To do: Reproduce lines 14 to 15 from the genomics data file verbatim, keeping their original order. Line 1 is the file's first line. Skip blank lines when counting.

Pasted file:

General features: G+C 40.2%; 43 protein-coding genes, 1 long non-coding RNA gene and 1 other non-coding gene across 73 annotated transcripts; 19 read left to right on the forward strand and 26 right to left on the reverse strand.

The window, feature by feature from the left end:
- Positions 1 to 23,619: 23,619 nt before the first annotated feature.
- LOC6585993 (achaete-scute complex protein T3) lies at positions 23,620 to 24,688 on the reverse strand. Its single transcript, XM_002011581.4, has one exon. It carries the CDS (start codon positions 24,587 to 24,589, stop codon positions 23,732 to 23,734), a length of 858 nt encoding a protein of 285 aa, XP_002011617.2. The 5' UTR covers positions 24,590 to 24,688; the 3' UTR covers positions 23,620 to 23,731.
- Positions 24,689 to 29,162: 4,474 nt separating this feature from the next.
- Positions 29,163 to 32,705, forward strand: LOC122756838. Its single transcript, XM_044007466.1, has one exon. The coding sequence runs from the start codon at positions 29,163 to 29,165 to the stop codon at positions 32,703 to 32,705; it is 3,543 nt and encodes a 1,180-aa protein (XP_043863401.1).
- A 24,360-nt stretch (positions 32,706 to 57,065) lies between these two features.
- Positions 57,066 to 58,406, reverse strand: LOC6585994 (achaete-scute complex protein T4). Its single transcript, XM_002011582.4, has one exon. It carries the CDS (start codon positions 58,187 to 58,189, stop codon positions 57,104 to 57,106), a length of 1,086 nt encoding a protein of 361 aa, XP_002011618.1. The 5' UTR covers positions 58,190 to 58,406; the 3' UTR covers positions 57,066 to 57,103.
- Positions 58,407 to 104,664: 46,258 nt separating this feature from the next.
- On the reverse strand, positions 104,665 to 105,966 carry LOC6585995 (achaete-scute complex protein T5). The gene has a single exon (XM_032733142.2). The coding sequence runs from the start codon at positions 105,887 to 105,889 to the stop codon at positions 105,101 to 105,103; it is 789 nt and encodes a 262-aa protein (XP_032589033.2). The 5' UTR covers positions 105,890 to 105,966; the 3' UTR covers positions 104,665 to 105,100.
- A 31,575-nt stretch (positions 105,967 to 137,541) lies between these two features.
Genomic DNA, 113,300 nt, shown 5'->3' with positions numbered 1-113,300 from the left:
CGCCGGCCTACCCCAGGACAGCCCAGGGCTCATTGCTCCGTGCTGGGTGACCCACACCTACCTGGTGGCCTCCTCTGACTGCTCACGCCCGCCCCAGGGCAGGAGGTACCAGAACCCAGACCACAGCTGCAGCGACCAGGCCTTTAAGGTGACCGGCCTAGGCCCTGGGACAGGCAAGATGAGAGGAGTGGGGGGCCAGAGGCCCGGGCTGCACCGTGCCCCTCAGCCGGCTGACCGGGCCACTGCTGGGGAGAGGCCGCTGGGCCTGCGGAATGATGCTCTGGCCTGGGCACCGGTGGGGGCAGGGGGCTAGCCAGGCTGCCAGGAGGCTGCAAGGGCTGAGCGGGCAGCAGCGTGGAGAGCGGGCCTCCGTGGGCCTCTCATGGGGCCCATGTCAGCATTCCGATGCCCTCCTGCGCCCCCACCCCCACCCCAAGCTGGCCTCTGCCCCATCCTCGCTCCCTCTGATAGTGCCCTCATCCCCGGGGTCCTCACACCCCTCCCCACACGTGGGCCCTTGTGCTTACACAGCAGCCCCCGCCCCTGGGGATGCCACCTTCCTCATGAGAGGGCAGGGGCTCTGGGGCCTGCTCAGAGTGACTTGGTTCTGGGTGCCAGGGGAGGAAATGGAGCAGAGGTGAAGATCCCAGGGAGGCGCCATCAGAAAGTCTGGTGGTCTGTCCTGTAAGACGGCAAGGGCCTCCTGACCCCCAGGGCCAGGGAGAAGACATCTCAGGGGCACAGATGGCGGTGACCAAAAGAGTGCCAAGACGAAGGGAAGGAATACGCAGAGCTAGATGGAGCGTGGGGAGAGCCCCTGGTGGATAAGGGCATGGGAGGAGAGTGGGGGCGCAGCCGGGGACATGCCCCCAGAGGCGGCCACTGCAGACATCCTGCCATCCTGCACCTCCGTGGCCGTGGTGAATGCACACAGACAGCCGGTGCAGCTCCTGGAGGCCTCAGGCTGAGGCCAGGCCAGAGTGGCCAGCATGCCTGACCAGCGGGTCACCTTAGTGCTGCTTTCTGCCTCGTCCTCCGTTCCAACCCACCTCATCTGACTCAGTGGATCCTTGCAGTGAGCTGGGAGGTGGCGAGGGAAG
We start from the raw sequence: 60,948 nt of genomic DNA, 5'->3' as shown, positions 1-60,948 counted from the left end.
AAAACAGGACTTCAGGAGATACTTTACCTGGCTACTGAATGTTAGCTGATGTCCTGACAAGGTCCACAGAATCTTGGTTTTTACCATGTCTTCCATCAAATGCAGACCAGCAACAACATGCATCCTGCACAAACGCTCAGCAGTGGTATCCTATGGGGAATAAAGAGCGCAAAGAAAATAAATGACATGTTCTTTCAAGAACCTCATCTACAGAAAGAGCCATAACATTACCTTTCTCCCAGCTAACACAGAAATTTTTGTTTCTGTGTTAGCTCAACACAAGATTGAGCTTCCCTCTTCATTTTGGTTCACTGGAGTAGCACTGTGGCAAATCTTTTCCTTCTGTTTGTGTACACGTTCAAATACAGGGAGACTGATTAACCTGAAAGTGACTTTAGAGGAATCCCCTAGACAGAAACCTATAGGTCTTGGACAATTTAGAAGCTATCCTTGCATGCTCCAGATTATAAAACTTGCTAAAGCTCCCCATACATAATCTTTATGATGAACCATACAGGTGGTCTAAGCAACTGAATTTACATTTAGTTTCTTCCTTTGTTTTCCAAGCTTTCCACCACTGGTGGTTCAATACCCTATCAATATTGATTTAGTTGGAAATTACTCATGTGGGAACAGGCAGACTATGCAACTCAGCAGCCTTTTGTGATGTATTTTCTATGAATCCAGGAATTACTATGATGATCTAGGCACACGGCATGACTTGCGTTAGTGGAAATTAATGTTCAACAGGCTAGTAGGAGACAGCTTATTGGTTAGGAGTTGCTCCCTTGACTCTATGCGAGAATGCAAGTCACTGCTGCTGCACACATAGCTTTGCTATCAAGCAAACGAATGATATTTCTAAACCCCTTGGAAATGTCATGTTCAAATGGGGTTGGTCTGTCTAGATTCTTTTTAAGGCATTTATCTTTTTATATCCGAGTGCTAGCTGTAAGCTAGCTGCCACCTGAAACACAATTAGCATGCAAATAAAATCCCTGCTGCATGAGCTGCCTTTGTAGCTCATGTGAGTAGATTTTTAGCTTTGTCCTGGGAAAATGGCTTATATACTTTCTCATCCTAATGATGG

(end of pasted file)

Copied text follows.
We start from the raw sequence: 60,948 nt of genomic DNA, 5'->3' as shown, positions 1-60,948 counted from the left end.
AAAACAGGACTTCAGGAGATACTTTACCTGGCTACTGAATGTTAGCTGATGTCCTGACAAGGTCCACAGAATCTTGGTTTTTACCATGTCTTCCATCAAATGCAGACCAGCAACAACATGCATCCTGCACAAACGCTCAGCAGTGGTATCCTATGGGGAATAAAGAGCGCAAAGAAAATAAATGACATGTTCTTTCAAGAACCTCATCTACAGAAAGAGCCATAACATTACCTTTCTCCCAGCTAACACAGAAATTTTTGTTTCTGTGTTAGCTCAACACAAGATTGAGCTTCCCTCTTCATTTTGGTTCACTGGAGTAGCACTGTGGCAAATCTTTTCCTTCTGTTTGTGTACACGTTCAAATACAGGGAGACTGATTAACCTGAAAGTGACTTTAGAGGAATCCCCTAGACAGAAACCTATAGGTCTTGGACAATTTAGAAGCTATCCTTGCATGCTCCAGATTATAAAACTTGCTAAAGCTCCCCATACATAATCTTTATGATGAACCATACAGGTGGTCTAAGCAACTGAATTTACATTTAGTTTCTTCCTTTGTTTTCCAAGCTTTCCACCACTGGTGGTTCAATACCCTATCAATATTGATTTAGTTGGAAATTACTCATGTGGGAACAGGCAGACTATGCAACTCAGCAGCCTTTTGTGATGTATTTTCTATGAATCCAGGAATTACTATGATGATCTAGGCACACGGCATGACTTGCGTTAGTGGAAATTAATGTTCAACAGGCTAGTAGGAGACAGCTTATTGGTTAGGAGTTGCTCCCTTGACTCTATGCGAGAATGCAAGTCACTGCTGCTGCACACATAGCTTTGCTATCAAGCAAACGAATGATATTTCTAAACCCCTTGGAAATGTCATGTTCAAATGGGGTTGGTCTGTCTAGATTCTTTTTAAGGCATTTATCTTTTTATATCCGAGTGCTAGCTGTAAGCTAGCTGCCACCTGAAACACAATTAGCATGCAAATAAAATCCCTGCTGCATGAGCTGCCTTTGTAGCTCATGTGAGTAGATTTTTAGCTTTGTCCTGGGAAAATGGCTTATATACTTTCTCATCCTAATGATGG